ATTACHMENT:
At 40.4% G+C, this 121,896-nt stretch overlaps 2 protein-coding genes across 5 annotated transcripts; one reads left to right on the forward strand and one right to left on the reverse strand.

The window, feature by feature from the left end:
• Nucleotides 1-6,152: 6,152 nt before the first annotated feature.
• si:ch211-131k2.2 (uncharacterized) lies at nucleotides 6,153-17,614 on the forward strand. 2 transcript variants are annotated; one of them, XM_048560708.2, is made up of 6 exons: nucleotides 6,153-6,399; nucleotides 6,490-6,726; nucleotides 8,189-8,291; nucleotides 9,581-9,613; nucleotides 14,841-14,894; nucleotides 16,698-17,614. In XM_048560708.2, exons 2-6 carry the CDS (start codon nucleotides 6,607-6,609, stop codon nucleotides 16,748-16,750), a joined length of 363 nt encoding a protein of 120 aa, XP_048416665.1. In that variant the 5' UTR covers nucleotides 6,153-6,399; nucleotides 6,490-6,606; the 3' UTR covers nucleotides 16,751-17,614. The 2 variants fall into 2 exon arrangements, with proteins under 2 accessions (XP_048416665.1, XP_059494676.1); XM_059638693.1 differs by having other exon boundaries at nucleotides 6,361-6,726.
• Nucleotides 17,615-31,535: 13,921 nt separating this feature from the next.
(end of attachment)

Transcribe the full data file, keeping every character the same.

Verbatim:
At 40.4% G+C, this 121,896-nt stretch overlaps 2 protein-coding genes across 5 annotated transcripts; one reads left to right on the forward strand and one right to left on the reverse strand.

The window, feature by feature from the left end:
• Nucleotides 1-6,152: 6,152 nt before the first annotated feature.
• si:ch211-131k2.2 (uncharacterized) lies at nucleotides 6,153-17,614 on the forward strand. 2 transcript variants are annotated; one of them, XM_048560708.2, is made up of 6 exons: nucleotides 6,153-6,399; nucleotides 6,490-6,726; nucleotides 8,189-8,291; nucleotides 9,581-9,613; nucleotides 14,841-14,894; nucleotides 16,698-17,614. In XM_048560708.2, exons 2-6 carry the CDS (start codon nucleotides 6,607-6,609, stop codon nucleotides 16,748-16,750), a joined length of 363 nt encoding a protein of 120 aa, XP_048416665.1. In that variant the 5' UTR covers nucleotides 6,153-6,399; nucleotides 6,490-6,606; the 3' UTR covers nucleotides 16,751-17,614. The 2 variants fall into 2 exon arrangements, with proteins under 2 accessions (XP_048416665.1, XP_059494676.1); XM_059638693.1 differs by having other exon boundaries at nucleotides 6,361-6,726.
• Nucleotides 17,615-31,535: 13,921 nt separating this feature from the next.